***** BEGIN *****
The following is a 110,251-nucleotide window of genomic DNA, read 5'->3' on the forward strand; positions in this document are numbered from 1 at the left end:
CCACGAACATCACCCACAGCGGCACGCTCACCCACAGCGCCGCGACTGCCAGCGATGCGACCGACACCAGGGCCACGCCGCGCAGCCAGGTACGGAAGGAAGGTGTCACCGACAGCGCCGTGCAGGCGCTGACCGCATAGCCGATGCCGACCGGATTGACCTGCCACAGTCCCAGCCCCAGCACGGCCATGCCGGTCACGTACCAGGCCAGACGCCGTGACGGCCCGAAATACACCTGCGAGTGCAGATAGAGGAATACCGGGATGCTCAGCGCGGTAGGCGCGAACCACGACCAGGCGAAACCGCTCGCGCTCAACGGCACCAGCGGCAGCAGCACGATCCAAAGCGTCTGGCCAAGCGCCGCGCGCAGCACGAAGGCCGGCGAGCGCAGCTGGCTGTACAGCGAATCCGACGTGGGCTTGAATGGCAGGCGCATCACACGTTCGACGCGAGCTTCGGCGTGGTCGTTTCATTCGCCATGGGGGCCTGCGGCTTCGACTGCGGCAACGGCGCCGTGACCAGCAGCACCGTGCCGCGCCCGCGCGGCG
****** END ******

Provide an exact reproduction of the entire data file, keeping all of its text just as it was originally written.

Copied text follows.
The following is a 110,251-nucleotide window of genomic DNA, read 5'->3' on the forward strand; positions in this document are numbered from 1 at the left end:
CCACGAACATCACCCACAGCGGCACGCTCACCCACAGCGCCGCGACTGCCAGCGATGCGACCGACACCAGGGCCACGCCGCGCAGCCAGGTACGGAAGGAAGGTGTCACCGACAGCGCCGTGCAGGCGCTGACCGCATAGCCGATGCCGACCGGATTGACCTGCCACAGTCCCAGCCCCAGCACGGCCATGCCGGTCACGTACCAGGCCAGACGCCGTGACGGCCCGAAATACACCTGCGAGTGCAGATAGAGGAATACCGGGATGCTCAGCGCGGTAGGCGCGAACCACGACCAGGCGAAACCGCTCGCGCTCAACGGCACCAGCGGCAGCAGCACGATCCAAAGCGTCTGGCCAAGCGCCGCGCGCAGCACGAAGGCCGGCGAGCGCAGCTGGCTGTACAGCGAATCCGACGTGGGCTTGAATGGCAGGCGCATCACACGTTCGACGCGAGCTTCGGCGTGGTCGTTTCATTCGCCATGGGGGCCTGCGGCTTCGACTGCGGCAACGGCGCCGTGACCAGCAGCACCGTGCCGCGCCCGCGCGGCG